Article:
I didn't think too much of it when my right eye started getting a little puffy. When my vision went blurry, I thought a trip to the optician was a good idea. I didn't expect to end up losing my eye to cancer.
I was 26 when I was diagnosed with an adenocarcinoma of the lacrimal gland, which is a very rare and aggressive cancer in my tear gland. It was resistant to chemotherapy so the only way for me to survive was to have my whole right eye removed. Three months later, I went under the knife.
I was petrified for myself and what my life would be like with only one eye. I had no time to mentally prepare for what this would mean, how I would cope and, most importantly, how it would impact on my children, who were only three and four years old at the time.
I did my best to explain to them that my poorly eye had to be taken out to stop me from being very ill, and I hoped that they understood. It broke my heart. I didn't want them to have to suffer any comments from their young friends who may not understand what had happened.
After the surgery, my children were amazing. My son was a little frightened at first and my daughter was simply fascinated. But, even though I was so glad the cancer had gone, I was shocked by how deep the hole was and I worried about how others would react. I needed to find a way to pick my own confidence up enough so I could do the school run without fear of embarrassing myself or my kids. I also didn't want to miss out on such an important part of parenting and I couldn't stay hiding behind closed doors forever.
I had spent the first few weeks after the surgery wearing a huge white patch over my eye while the healing process began, which hid the massive hole where my eye used to be. I also bought a black eye patch from the local pharmacy to disguise the surgical gauze, which helped me to feel a little less self-conscious. But I still knew that people were looking at me and making comments - more than a few times people joked that I was dressed like a pirate. It was a friend who suggested I should embellish the eye patch a little - if people were going to stare at me then I may as well give them something to really look at.
I stuck a few diamante gems on my trusty black eye patch and I wore it to an appointment at the Moorfields Eye Hospital. The surgeon praised my efforts saying I should sell them. From that moment, I haven't really looked back.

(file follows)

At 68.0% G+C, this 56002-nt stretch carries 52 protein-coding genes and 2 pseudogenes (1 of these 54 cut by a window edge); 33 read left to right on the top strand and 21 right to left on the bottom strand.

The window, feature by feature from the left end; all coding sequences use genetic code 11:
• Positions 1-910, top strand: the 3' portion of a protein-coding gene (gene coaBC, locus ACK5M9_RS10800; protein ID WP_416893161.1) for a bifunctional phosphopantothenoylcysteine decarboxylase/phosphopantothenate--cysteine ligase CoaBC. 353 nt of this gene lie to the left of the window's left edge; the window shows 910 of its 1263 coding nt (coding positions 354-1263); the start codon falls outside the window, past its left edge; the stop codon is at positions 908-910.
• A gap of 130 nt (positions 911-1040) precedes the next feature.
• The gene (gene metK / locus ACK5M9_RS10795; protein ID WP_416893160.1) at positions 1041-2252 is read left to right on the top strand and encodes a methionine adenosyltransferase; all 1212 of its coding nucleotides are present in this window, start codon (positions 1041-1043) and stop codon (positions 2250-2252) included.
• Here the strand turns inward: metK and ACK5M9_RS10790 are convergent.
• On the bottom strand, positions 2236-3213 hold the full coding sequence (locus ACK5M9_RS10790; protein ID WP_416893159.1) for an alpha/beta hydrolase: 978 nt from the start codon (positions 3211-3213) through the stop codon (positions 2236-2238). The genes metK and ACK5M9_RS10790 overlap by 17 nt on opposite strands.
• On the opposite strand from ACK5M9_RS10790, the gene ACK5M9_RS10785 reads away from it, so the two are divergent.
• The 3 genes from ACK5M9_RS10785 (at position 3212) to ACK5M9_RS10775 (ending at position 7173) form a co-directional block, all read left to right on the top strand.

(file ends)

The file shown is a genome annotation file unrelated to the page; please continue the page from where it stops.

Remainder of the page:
I set up a Facebook group and started a profile on Etsy under the name of Bling-k of an eye and I was soon getting a couple of orders a month. I aim to make my eye patches sparkly and glamorous but also practical and comfortable. I also make personalised ones to suit specific people or for certain occasions, such as Easter or Christmas. Creating eye patches and sending them to people throughout the UK and even to the USA and Canada is empowering, therapeutic and personally really rewarding. It's great to be able to help other people of all ages who are in a similar situation to myself or have suffered eye injuries.
I had a prosthetic eye fitted earlier this year, and I am amazed at how natural it looks. There are currently no signs of the cancer coming back but I have to wait five years to get the full all-clear. But, I can honestly say I am happier and more confident now than I ever have been before. I am so pleased to be Toni with two eyes again and that my cancer experience has made a positive contribution to the lives of other people who are handed such a life-changing diagnosis. I may have lost an eye but now I can see more clearly than ever what's important in life.
Macmillan Cancer Support provided practical and emotional help, advice and support for Toni following her diagnosis. If you or someone you know if affected by cancer, call 0808 808 0000 or visit macmillan.org.ukSuggest a correction